Insider buying is falling…here’s why that may not be as big of an issue as some investors think
It is important to understand how management members think about their own companies. They are the ones driving company performance, so any insight into their thinking is helpful. One way to understand their outlook on their own companies, at least their companies’ stocks, is through insider buying and selling.
Today, we will look at insider buying and selling and what it means for the market and investors.
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Recently, The Economist wrote a fantastic piece about the role of the board of directors. The article did a great job of talking about the role board members should be playing for public companies and cultural institutions.
The piece mentioned some of the rules Sir John Tusa wrote about in his book, On Board: The Insider’s Guide to Surviving Life in the Boardroom.
Tusa wrote about multiple rules and practices members should follow in the pursuit of good governance. One is to take time when hiring those in executive roles. The relationship between a chief executive and chairman of the board is vital. As such, prior to hiring, the two should look to build a rapport.
Tusa also wrote more about the chairman of the board. He stated the chairman of a board needs to be on the same side as the chief executive officer (CEO) until there is no option not to be. Bad chairmen too often try to impose their own views. Instead, they should be facilitating communication with the CEO and rest of the board.
As the article talks about, this is vital as board members are often in the dark. The role of non-executive board directors is usually not well defined. Because of this, they can end up being glorified figureheads.
A diligent chairman and insightful question asking by board members can keep them both informed and useful. This active role can be dangerous, as board members are stuck between a rock and a hard place. Either they ask too many probing questions, and they do not receive an invitation to come back on the board, or they are stuck in the dark.
For investors, understanding the board and management dynamics is important. This is in terms of how they work together, their shared outlook, and their strategy and intentions. While it is often under-prioritized in investing, it is a necessary piece of the puzzle in valuing companies.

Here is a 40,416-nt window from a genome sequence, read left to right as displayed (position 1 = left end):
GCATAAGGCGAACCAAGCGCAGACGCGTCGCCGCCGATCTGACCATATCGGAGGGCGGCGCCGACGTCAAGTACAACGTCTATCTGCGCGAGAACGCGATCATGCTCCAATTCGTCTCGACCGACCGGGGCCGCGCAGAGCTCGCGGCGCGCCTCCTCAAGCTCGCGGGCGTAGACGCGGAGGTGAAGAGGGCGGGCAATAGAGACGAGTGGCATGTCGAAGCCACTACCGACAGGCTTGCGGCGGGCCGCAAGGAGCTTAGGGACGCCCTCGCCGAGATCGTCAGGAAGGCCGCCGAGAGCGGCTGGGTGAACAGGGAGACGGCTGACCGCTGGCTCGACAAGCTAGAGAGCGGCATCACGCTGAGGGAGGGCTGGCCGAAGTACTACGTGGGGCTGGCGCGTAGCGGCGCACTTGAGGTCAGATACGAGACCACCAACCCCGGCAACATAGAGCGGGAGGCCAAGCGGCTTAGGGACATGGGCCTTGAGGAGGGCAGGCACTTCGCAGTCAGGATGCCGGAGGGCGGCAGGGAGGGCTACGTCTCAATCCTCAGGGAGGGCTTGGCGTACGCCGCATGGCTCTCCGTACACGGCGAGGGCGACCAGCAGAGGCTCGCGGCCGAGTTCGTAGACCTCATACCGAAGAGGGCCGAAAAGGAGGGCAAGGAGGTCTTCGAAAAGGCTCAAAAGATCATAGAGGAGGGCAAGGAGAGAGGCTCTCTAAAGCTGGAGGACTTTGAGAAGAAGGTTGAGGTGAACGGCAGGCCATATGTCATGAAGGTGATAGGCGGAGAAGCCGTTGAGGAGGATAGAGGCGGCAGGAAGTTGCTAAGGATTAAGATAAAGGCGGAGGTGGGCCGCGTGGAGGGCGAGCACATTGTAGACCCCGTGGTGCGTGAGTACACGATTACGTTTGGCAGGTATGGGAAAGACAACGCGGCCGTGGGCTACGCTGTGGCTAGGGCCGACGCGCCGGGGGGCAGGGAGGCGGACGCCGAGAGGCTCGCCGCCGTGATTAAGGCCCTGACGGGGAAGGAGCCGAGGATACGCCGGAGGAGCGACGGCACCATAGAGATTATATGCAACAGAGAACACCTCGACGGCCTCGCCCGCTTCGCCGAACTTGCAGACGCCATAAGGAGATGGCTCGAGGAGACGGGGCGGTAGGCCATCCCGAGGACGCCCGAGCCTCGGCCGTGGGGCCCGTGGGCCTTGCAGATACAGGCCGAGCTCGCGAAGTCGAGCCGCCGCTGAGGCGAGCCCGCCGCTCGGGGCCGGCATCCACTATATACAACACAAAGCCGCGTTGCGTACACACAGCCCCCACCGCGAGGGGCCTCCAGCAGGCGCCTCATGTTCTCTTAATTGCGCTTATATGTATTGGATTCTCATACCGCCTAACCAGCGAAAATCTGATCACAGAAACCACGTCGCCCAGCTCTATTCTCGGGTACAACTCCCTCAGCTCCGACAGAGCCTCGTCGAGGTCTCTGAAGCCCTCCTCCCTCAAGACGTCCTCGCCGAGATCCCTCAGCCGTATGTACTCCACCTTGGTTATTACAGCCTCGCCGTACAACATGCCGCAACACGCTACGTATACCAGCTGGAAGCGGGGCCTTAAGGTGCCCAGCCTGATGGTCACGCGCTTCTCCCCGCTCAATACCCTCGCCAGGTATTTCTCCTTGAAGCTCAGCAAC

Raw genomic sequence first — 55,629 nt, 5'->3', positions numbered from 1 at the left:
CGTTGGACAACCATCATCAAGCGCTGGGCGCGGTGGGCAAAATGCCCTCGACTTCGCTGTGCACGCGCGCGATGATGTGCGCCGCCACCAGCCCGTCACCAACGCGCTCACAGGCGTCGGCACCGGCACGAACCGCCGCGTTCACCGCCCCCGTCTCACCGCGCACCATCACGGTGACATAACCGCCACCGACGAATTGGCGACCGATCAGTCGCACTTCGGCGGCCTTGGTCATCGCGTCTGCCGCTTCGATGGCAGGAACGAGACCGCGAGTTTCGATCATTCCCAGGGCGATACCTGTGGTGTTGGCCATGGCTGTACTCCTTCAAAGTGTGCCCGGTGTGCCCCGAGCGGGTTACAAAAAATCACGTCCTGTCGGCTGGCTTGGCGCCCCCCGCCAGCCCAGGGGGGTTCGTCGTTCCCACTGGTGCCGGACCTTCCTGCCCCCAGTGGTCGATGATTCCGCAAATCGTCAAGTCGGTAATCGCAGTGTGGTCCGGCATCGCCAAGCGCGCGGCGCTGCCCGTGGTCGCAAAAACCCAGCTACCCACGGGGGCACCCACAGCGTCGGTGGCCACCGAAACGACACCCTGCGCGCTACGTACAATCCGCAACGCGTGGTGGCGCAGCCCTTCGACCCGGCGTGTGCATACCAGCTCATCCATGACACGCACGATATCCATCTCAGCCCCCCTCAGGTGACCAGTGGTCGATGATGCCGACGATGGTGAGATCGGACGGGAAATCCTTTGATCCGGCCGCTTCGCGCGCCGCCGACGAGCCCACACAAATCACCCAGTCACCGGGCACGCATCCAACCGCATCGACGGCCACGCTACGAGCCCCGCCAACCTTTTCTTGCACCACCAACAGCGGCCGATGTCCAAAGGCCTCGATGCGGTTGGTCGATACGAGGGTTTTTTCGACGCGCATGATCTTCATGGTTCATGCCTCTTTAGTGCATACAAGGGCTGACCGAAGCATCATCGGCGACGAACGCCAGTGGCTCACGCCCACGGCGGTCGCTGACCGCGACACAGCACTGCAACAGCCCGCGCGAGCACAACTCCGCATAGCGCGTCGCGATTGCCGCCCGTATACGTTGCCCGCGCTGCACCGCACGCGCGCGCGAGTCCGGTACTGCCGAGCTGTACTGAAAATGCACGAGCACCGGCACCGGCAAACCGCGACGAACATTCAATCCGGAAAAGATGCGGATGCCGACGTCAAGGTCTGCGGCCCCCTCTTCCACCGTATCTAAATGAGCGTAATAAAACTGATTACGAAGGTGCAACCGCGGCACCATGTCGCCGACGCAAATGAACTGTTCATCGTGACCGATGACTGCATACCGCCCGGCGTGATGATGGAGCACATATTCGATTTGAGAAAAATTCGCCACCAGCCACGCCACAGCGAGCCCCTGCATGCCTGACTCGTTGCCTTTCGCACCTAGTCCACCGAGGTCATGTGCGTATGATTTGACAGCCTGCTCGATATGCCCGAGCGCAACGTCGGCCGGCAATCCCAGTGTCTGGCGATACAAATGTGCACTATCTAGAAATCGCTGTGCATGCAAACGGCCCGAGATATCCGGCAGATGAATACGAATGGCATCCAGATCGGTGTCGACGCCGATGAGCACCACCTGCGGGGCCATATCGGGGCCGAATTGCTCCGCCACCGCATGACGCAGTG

We can gain a window into management’s outlook through insider buying trends. This allows us to see how management teams are voting with their wallets.
We last looked at this topic two months ago. At the time, the ratio between insider buying and selling was beginning to rebound, brushing the top of long-term average levels. It rose at the beginning of the pandemic, then collapsed before hitting a short-term peak.
Now, it’s crucial we revisit this important metric now that the election is over and the vaccine is starting to be distributed. Management teams now have more clarity on 2021 than in October.
In recent months, the ratio between insider buying and selling has been volatile. The measure skyrocketed before the election and fell right after. Since then, the ratio has been declining again to below long-run average levels.
One reason is most management teams are value investors. Therefore, we saw them funnel money into their company’s stock when the pandemic began. Some of their companies’ stocks were down more than 50% in March. For executives who knew their companies had the liquidity and positioning to survive the pandemic, they were salivating at the opportunity to buy equity at such depressed valuations.
This is part of the reason why insider buying has moderated in recent months. With the S&P 500 now at all-time highs, some valuations are far less attractive.
So with the S&P pushing above 3,700, it is not surprising to see investors not still buying in droves. However, management members are confident enough to still hold material amounts of their own companies’ equity.
If they were concerned about outlook or thought their stock price was too high, it is likely insider selling levels would be even higher than they are now.
Management buying and selling is an essential metric to follow. These insiders know more about their companies than anyone. The greatest way to understand how these members think about their stock is though watching what they’re doing with their wallets.
We are seeing buying moderating, but we are not seeing a mass sell-off, even as the market pushes higher. Given management members are not panicking and bailing out of their stock, we continue to suggest investors follow suit.
Joel Litman & Rob Spivey
Chief Investment Strategist &
Director of Research
at Valens Research